Alright, well this week we made a terrible mistake. Not that we chose a bad film for our Horror/Thriller week (in fact it is the perfectly chosen Bless the Child starring a BMT favorite Kim Basinger), but the book is 550 pages long! Like super, duper long! It took me forever to read. I just finished it this afternoon in fact. Starting to get worried I might not have time to finish the next book on the docket (my life is pretty tough guys). But I can’t worry about that now. I gotta get to Bless the Child. Oddly, this was always in the back of my mind for BMT. Not just because it is one of the worst reviewed films in history, but also there was a time that I thought it might take place in Vermont for some portion of the film… which would have obviously trumped A Change of Seasons for mapl.de.map. Unfortunately, after doing some research I figured that it’s unlikely that Basinger’s character even makes it to Vermont… but that’s neither here nor there. Let’s go!
Bless the Child (2000) – BMeTric: 49.8 (Generated on December 12, 2017)
(I’m surprised at how high the BMeTric is given only 11 thousand votes. But then again, most films don’t get ten thousand votes I suppose. And a 5.0 rating is awful. Pretty consistent rating through time, which suggests it is just as bad as it was perceived at the time.)
Leonard Maltin – 1.5 stars – Basinger has raised her addict sister’s daughter to the age of six; when she shows signs of spiritual powers, the child is sought by millionaire Sewell, who’s involved in a series of child killings. Smits is the detective on the case. Religious horror thriller veers wildly from the promising to the ludicrous, and is never remotely convincing. Based on the novel by Cathy Cash Spellman.
(Ludicrous is the name of the game here at BMT. Why do you think he’s called LudiChris Klein? Glad we got a pretty poor rating from Leonard. Hard to keep trotting out films and have him let us down by giving them mediocre reviews.)
(Yeeeeesssssss, yeeeesssssssssss. The power. It feels good. That looks like straight dog poo and I love it. Some creepy practical effects on those demons, but let’s hope they end up being super silly when watching the film.)
Directors – Chuck Russell – (Known For: The Mask; The Scorpion King; A Nightmare on Elm Street 3: Dream Warriors; The Blob; Future BMT: I Am Wrath; Eraser; BMT: Bless the Child; Notes: Hasn’t made a film in more than a decade, but apparently has one in post right now. It’s called I Am Wrath, stars John Travolta, and I would be severely disappointed if it wasn’t a BMT film… more likely it doesn’t get a theatrical release.)
Writers – Cathy Cash Spellman (novel) – (BMT: Bless the Child; Notes: The writer of the book. I think this book was just buying hook-line-and-sinker into the weird satanist panic of the time. Otherwise I can’t find much about her.)
Thomas Rickman (screenplay) (as Tom Rickman) – (Known For: Coal Miner’s Daughter; Hooper; Everybody’s All-American; The Laughing Policeman; BMT: Bless the Child; Notes: Won an Oscar for the screenplay for Coal Miner’s Daughter.)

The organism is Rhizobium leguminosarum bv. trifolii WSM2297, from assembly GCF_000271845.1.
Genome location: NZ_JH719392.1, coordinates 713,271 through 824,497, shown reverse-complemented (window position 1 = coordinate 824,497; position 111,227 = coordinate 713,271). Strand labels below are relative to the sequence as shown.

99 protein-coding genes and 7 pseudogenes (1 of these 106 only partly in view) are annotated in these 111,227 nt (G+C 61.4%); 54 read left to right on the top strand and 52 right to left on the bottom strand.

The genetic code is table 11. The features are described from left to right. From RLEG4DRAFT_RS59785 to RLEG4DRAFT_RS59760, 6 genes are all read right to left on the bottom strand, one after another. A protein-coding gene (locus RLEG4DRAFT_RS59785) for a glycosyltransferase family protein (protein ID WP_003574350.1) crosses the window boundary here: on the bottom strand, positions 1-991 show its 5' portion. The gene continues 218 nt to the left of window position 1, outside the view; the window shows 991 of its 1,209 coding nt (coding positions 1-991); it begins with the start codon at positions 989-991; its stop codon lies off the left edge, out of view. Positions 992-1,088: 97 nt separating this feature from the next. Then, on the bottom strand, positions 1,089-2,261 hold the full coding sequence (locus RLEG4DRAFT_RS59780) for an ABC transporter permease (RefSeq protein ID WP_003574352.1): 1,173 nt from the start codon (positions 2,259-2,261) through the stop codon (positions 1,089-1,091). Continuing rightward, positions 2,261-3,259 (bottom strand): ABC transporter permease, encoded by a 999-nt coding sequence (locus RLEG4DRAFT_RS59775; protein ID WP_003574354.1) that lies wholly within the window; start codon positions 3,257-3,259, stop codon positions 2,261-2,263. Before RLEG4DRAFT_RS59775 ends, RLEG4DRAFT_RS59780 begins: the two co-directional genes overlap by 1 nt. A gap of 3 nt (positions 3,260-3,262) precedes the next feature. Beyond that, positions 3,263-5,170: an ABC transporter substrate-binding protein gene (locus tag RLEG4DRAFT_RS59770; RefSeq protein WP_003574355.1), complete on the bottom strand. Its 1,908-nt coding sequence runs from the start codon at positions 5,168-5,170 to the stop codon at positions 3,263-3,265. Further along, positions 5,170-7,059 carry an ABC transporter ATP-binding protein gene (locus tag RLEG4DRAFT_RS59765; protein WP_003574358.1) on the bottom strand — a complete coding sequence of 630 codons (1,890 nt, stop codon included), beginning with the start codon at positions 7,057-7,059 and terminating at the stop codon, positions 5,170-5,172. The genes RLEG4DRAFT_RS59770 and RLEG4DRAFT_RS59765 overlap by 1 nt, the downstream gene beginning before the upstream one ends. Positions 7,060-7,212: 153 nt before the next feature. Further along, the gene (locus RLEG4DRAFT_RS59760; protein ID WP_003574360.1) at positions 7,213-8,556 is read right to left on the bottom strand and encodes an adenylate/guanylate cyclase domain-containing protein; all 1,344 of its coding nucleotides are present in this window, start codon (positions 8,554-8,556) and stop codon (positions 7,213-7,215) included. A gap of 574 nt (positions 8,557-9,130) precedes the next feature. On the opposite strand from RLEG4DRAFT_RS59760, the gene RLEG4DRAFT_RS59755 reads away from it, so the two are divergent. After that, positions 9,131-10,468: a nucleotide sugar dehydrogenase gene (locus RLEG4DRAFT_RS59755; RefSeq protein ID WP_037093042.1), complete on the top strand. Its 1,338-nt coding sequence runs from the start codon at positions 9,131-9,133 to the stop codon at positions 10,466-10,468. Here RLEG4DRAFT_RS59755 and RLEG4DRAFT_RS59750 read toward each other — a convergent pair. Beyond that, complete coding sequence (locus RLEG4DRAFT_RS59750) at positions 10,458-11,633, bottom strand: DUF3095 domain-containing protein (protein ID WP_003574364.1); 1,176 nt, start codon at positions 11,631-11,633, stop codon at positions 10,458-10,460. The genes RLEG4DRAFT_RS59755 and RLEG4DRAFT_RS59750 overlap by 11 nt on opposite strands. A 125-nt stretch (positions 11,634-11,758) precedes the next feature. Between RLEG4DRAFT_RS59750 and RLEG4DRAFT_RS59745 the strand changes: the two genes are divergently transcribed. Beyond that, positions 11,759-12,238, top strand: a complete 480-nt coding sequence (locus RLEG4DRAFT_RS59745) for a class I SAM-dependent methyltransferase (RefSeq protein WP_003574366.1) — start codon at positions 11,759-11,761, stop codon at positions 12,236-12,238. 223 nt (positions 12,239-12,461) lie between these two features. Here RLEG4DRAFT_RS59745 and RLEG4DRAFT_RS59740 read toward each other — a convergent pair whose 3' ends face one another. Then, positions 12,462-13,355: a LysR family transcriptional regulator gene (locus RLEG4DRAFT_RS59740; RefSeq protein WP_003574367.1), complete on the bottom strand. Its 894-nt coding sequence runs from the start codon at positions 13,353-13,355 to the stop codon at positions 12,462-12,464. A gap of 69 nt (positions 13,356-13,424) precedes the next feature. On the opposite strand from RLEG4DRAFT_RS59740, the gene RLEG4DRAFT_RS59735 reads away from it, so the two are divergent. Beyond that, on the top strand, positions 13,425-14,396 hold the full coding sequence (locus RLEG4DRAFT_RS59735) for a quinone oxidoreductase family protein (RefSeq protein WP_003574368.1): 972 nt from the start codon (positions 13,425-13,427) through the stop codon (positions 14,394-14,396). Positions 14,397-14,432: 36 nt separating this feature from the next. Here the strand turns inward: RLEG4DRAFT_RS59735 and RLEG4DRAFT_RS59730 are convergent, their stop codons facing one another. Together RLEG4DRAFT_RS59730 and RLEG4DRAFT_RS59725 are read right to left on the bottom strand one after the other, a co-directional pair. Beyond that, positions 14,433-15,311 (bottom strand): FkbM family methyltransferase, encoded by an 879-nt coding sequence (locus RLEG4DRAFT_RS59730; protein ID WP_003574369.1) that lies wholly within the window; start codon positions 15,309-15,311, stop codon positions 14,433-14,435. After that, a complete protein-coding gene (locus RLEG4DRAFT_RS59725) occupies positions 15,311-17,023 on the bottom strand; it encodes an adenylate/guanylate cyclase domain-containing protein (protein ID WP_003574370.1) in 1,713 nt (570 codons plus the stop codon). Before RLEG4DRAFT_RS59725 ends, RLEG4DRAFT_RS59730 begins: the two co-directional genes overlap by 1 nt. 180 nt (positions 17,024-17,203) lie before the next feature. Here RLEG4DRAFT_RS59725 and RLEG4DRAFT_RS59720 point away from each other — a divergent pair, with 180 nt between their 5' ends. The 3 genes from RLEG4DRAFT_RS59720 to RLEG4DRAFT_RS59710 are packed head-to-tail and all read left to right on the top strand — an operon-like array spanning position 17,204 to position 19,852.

Clifford Green and Ellen Green (screenplay) – (Known For: SpaceCamp; Future BMT: Baby: Secret of the Lost Legend; The Seventh Sign; Three Wishes; BMT: Bless the Child; Notes: Married writing partners. Clifford is into space apparently (they wrote Space Camp after all), even agreeing to send his DNA into space as part of the Immortality Drive.)
Actors – Kim Basinger – (Known For: 8 Mile; The Nice Guys; Batman; L.A. Confidential; 9½ Weeks; Never Say Never Again; Cellular; The Natural; The Door in the Floor; Wayne’s World 2; Final Analysis; People I Know; Fool for Love; Nadine; Future BMT: Cool World; The Informers; My Stepmother Is an Alien; Ready to Wear; While She Was Out; The Getaway; The Real McCoy; Blind Date; The Sentinel; The Man Who Loved Women; Even Money; Third Person; Charlie St. Cloud; The 11th Hour; The Burning Plain; BMT: Fifty Shades Darker; Bless the Child; No Mercy; I Dreamed of Africa; The Marrying Man; Grudge Match; Razzie Notes: Nominated for Worst Actress in 1987 for Nine 1/2 Weeks; in 1992 for The Marrying Man; in 1993 for Cool World, and Final Analysis; in 1995 for The Getaway; and in 2001 for Bless the Child, and I Dreamed of Africa; Notes: A BMT hall of famer basically. I secretly love her. We managed to do back-to-back Basinger by accident here. She isn’t in Fifty Shades of Grey, but she’s in the sequel(s).)
Jimmy Smits – (Known For: Rogue One; Star Wars: Episode II – Attack of the Clones; Star Wars: Episode III – Revenge of the Sith; The Jane Austen Book Club; Running Scared; Who We Are Now; My Family; Mother and Child; Old Gringo; Vital Signs; Future BMT: The Million Dollar Hotel; Switch; The Believers; BMT: Bless the Child; Notes: I know him as the main antagonist in Dexter season 3. Which was the terrible season in the first four. After four it falls off a cliff anyways, so whatever.)
Rufus Sewell – (Known For: The Holiday; A Knight’s Tale; Hercules; The Illusionist; Dark City; Hamlet; Paris, je t’aime; Dangerous Beauty; Amazing Grace; Carrington; The Sea; Vinyan; Blinky Bill the Movie; Twenty-One; A Man of No Importance; Future BMT: Extreme Ops; Abraham Lincoln: Vampire Hunter; The Legend of Zorro; The Tourist; All Things to All Men; I’ll Follow You Down; Downloading Nancy; Tristan + Isolde; Hotel Noir; The Very Thought of You; BMT: Gods of Egypt; Bless the Child; Notes: British, grew up in Twickenham which houses the big Rugby ground in London.)